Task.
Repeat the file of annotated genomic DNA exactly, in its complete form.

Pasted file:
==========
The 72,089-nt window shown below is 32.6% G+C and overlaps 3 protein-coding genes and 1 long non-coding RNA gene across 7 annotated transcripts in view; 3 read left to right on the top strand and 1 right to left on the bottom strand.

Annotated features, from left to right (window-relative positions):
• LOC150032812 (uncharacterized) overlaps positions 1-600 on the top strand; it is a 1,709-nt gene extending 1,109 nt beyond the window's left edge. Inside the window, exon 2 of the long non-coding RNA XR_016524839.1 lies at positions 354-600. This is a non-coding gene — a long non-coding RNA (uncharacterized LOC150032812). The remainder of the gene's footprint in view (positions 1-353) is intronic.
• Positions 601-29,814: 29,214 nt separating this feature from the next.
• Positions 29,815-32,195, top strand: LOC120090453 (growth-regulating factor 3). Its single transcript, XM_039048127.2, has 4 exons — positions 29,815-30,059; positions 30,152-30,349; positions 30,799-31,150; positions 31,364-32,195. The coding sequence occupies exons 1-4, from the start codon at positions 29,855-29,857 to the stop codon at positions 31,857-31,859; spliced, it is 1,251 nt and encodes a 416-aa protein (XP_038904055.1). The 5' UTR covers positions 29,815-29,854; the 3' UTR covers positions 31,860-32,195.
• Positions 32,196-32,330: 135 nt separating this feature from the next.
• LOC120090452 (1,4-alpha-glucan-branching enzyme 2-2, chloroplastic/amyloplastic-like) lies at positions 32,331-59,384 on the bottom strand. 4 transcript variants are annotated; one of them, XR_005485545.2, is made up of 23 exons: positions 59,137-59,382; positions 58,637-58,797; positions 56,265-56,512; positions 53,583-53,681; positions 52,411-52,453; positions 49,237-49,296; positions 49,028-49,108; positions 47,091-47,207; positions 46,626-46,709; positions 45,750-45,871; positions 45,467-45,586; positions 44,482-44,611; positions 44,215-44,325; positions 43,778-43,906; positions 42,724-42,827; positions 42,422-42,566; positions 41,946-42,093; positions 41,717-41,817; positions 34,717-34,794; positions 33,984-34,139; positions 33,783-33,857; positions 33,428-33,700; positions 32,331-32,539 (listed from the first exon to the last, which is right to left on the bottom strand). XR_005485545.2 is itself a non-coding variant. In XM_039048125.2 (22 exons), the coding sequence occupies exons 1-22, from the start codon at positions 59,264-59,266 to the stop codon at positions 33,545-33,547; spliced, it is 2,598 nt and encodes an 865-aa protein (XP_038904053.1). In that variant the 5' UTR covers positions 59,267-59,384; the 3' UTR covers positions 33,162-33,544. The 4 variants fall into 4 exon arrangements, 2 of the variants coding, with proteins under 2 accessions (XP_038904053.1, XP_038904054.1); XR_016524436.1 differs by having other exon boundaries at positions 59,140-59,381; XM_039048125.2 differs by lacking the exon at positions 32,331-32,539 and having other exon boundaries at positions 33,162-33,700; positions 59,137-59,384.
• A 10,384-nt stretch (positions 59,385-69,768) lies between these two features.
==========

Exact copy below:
The 72,089-nt window shown below is 32.6% G+C and overlaps 3 protein-coding genes and 1 long non-coding RNA gene across 7 annotated transcripts in view; 3 read left to right on the top strand and 1 right to left on the bottom strand.

Annotated features, from left to right (window-relative positions):
• LOC150032812 (uncharacterized) overlaps positions 1-600 on the top strand; it is a 1,709-nt gene extending 1,109 nt beyond the window's left edge. Inside the window, exon 2 of the long non-coding RNA XR_016524839.1 lies at positions 354-600. This is a non-coding gene — a long non-coding RNA (uncharacterized LOC150032812). The remainder of the gene's footprint in view (positions 1-353) is intronic.
• Positions 601-29,814: 29,214 nt separating this feature from the next.
• Positions 29,815-32,195, top strand: LOC120090453 (growth-regulating factor 3). Its single transcript, XM_039048127.2, has 4 exons — positions 29,815-30,059; positions 30,152-30,349; positions 30,799-31,150; positions 31,364-32,195. The coding sequence occupies exons 1-4, from the start codon at positions 29,855-29,857 to the stop codon at positions 31,857-31,859; spliced, it is 1,251 nt and encodes a 416-aa protein (XP_038904055.1). The 5' UTR covers positions 29,815-29,854; the 3' UTR covers positions 31,860-32,195.
• Positions 32,196-32,330: 135 nt separating this feature from the next.
• LOC120090452 (1,4-alpha-glucan-branching enzyme 2-2, chloroplastic/amyloplastic-like) lies at positions 32,331-59,384 on the bottom strand. 4 transcript variants are annotated; one of them, XR_005485545.2, is made up of 23 exons: positions 59,137-59,382; positions 58,637-58,797; positions 56,265-56,512; positions 53,583-53,681; positions 52,411-52,453; positions 49,237-49,296; positions 49,028-49,108; positions 47,091-47,207; positions 46,626-46,709; positions 45,750-45,871; positions 45,467-45,586; positions 44,482-44,611; positions 44,215-44,325; positions 43,778-43,906; positions 42,724-42,827; positions 42,422-42,566; positions 41,946-42,093; positions 41,717-41,817; positions 34,717-34,794; positions 33,984-34,139; positions 33,783-33,857; positions 33,428-33,700; positions 32,331-32,539 (listed from the first exon to the last, which is right to left on the bottom strand). XR_005485545.2 is itself a non-coding variant. In XM_039048125.2 (22 exons), the coding sequence occupies exons 1-22, from the start codon at positions 59,264-59,266 to the stop codon at positions 33,545-33,547; spliced, it is 2,598 nt and encodes an 865-aa protein (XP_038904053.1). In that variant the 5' UTR covers positions 59,267-59,384; the 3' UTR covers positions 33,162-33,544. The 4 variants fall into 4 exon arrangements, 2 of the variants coding, with proteins under 2 accessions (XP_038904053.1, XP_038904054.1); XR_016524436.1 differs by having other exon boundaries at positions 59,140-59,381; XM_039048125.2 differs by lacking the exon at positions 32,331-32,539 and having other exon boundaries at positions 33,162-33,700; positions 59,137-59,384.
• A 10,384-nt stretch (positions 59,385-69,768) lies between these two features.